The Atmosphere
Movement in the Atmosphere
Atmospheric Stability
Localised Winds
Clouds
Fronts
Visibility and Fog
Aircraft Icing
Thunderstorms
Altimetry
Weather Reports and Forecasts
Practice Exam

Rime Ice

When small water droplets below 0°C hit the aircraft, they freeze almost instantly. This causes some air to be trapped inside the ice, which makes it look milky, opaque, and rough. This is known as Rime Ice.

Rime ice is fairly brittle because of the air trapped inside, making it easier for it to break away from the aircraft.

Photo Credit: FAA

These small water droplets are most commonly found in clouds, which means rime ice typically forms on the leading edges of aircraft as you fly through clouds with temperatures below 0°C.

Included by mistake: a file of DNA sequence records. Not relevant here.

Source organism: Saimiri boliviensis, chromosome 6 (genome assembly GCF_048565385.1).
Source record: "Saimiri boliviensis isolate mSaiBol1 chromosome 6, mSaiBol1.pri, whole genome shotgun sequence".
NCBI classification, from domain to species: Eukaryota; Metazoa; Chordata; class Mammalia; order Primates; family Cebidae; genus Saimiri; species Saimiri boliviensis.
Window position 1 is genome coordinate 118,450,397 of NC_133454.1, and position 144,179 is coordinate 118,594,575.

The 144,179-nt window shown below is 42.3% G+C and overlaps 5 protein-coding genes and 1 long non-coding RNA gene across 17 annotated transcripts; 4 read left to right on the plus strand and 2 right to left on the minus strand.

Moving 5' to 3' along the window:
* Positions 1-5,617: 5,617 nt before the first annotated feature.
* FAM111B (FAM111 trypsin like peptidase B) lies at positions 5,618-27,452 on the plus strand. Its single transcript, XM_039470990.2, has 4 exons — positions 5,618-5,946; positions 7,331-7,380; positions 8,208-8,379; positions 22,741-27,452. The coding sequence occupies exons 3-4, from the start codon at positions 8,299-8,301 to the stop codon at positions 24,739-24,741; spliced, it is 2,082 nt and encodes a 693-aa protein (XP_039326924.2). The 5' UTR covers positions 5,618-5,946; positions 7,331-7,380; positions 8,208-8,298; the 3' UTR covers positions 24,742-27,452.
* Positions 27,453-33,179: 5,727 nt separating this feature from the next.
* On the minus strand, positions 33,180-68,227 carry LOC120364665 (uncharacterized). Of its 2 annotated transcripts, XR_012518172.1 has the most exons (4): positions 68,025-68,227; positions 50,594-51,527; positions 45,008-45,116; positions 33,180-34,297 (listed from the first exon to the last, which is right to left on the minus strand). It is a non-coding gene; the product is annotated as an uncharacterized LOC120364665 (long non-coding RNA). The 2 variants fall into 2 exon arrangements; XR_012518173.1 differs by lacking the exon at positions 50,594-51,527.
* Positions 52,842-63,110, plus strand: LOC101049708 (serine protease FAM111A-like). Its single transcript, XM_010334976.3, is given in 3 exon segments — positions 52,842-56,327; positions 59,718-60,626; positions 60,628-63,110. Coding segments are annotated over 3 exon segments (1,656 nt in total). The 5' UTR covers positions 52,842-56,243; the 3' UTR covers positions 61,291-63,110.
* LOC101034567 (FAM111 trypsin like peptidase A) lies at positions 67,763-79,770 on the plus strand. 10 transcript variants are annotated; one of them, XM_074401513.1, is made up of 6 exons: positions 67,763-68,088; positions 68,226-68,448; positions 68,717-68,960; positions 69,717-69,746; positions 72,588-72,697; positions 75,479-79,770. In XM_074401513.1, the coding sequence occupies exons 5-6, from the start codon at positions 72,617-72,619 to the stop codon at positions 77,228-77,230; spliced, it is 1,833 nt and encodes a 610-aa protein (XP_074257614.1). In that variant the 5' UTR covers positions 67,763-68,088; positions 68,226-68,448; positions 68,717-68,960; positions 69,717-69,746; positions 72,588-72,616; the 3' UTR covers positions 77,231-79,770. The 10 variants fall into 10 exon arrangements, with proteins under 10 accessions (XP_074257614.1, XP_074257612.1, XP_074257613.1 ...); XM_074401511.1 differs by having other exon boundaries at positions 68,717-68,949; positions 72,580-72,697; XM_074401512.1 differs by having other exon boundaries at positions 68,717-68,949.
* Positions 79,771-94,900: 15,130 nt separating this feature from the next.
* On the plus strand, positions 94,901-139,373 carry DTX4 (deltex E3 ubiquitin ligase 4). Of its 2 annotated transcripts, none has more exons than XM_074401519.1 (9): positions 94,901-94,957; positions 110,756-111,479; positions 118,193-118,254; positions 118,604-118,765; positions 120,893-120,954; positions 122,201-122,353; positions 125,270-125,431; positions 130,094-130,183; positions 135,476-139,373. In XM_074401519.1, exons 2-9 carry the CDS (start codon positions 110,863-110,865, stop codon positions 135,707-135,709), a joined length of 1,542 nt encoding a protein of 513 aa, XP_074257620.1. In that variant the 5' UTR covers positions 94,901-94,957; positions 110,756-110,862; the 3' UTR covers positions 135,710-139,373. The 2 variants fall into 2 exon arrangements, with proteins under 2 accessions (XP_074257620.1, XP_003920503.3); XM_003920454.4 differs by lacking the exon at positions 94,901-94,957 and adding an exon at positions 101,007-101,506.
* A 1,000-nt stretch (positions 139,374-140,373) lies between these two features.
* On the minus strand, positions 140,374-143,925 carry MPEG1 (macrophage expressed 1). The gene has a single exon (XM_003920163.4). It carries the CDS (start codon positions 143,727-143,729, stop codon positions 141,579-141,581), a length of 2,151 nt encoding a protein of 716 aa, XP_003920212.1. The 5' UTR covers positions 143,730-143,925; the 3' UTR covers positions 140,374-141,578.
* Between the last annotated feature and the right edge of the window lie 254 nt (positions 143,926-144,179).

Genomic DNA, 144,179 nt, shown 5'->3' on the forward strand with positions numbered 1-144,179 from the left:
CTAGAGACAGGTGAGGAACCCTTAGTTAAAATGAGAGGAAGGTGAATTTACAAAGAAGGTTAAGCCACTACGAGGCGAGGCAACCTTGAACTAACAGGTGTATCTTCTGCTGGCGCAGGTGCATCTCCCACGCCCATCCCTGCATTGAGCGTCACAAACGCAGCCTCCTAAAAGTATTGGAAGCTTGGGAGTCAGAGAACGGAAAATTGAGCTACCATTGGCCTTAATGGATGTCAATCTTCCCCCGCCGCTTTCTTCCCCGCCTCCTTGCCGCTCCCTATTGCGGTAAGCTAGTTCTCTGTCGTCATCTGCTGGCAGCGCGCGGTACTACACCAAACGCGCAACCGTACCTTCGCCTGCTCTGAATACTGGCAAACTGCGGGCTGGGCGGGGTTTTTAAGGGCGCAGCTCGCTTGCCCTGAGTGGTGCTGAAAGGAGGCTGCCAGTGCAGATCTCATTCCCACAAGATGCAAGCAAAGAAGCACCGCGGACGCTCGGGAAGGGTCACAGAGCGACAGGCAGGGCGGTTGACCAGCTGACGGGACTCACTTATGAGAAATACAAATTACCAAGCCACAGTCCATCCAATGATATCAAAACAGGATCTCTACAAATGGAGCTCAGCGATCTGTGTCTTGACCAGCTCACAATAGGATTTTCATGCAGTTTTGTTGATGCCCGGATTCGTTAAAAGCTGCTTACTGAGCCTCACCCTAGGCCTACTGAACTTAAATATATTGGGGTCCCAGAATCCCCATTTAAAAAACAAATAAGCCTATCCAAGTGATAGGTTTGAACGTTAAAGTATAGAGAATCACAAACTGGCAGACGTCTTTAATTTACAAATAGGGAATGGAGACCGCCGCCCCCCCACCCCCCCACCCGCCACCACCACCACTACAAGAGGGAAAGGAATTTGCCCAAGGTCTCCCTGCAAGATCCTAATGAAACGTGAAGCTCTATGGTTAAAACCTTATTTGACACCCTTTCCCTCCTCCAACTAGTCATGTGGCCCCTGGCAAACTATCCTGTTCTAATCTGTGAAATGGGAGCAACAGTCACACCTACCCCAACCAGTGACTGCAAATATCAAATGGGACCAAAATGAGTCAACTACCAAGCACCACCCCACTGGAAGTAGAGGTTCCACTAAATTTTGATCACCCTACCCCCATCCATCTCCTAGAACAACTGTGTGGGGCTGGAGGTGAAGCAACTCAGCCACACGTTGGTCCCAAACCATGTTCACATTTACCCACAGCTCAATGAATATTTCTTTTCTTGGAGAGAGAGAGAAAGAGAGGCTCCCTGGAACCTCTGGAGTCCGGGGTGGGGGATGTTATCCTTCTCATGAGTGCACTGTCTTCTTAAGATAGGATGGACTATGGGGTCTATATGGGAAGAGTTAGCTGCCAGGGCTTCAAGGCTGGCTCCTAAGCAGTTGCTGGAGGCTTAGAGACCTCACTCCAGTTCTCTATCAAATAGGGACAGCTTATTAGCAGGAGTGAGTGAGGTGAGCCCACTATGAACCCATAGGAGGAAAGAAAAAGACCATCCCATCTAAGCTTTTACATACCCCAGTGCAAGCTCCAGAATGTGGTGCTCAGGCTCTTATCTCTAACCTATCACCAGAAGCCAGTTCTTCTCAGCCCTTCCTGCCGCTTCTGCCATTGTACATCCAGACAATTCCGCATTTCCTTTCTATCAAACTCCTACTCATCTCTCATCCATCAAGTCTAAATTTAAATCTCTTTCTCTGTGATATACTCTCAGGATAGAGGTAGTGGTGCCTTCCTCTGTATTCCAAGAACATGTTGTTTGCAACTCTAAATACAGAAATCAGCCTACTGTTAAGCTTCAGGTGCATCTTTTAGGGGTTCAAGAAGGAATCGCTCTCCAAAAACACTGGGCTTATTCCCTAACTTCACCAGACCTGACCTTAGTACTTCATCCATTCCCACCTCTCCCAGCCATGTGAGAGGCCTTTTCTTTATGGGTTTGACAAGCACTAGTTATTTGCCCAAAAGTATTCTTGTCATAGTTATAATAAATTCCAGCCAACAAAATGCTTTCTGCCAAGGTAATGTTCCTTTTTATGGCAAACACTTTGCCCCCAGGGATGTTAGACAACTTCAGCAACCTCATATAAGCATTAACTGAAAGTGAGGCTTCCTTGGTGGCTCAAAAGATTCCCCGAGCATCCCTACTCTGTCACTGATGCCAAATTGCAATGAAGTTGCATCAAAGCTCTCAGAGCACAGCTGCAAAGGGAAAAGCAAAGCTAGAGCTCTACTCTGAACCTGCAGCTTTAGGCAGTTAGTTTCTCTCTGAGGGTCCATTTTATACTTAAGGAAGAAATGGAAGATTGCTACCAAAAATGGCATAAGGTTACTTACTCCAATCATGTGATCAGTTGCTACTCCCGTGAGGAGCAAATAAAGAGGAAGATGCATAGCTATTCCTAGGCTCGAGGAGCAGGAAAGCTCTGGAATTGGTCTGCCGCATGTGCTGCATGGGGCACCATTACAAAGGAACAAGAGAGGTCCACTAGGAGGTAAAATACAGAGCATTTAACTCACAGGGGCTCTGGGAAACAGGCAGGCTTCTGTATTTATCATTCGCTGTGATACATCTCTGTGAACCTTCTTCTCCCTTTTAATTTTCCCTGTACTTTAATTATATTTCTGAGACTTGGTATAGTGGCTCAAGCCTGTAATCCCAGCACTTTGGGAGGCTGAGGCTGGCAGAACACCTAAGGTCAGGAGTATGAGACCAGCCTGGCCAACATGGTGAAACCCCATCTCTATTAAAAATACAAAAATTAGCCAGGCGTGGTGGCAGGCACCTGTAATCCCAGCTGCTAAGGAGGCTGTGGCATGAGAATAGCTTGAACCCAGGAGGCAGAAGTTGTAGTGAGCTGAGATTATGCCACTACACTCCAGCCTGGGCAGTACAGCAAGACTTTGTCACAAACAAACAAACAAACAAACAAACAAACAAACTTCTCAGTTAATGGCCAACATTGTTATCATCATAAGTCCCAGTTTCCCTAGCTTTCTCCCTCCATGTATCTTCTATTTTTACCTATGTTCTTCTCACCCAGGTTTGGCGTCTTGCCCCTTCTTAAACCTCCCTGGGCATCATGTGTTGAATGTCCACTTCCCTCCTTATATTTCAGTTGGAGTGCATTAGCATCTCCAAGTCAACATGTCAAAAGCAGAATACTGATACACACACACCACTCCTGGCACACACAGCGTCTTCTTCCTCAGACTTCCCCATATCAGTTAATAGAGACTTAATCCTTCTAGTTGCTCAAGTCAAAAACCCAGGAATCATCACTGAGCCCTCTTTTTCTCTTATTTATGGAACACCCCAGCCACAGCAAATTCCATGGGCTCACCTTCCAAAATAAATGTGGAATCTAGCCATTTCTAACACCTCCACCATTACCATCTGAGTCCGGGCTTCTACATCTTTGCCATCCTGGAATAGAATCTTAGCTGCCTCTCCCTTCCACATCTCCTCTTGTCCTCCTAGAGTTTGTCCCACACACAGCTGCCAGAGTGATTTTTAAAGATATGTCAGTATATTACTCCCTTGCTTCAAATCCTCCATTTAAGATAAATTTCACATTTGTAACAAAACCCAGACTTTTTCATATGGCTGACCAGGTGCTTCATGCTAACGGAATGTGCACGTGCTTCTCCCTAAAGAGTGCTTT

Rime Ice:

Freezes instantly
Is easy to remove because of the air in it
Usually only forms on leading edges
Can stack in peculiar formations
Has a powder, milky, granular appearance

Below are pictures from an icing experiment in an aircraft manufacturer’s testing lab. Large quantities of rime ice can be seen built up along the leading edge in the ‘after’ photo.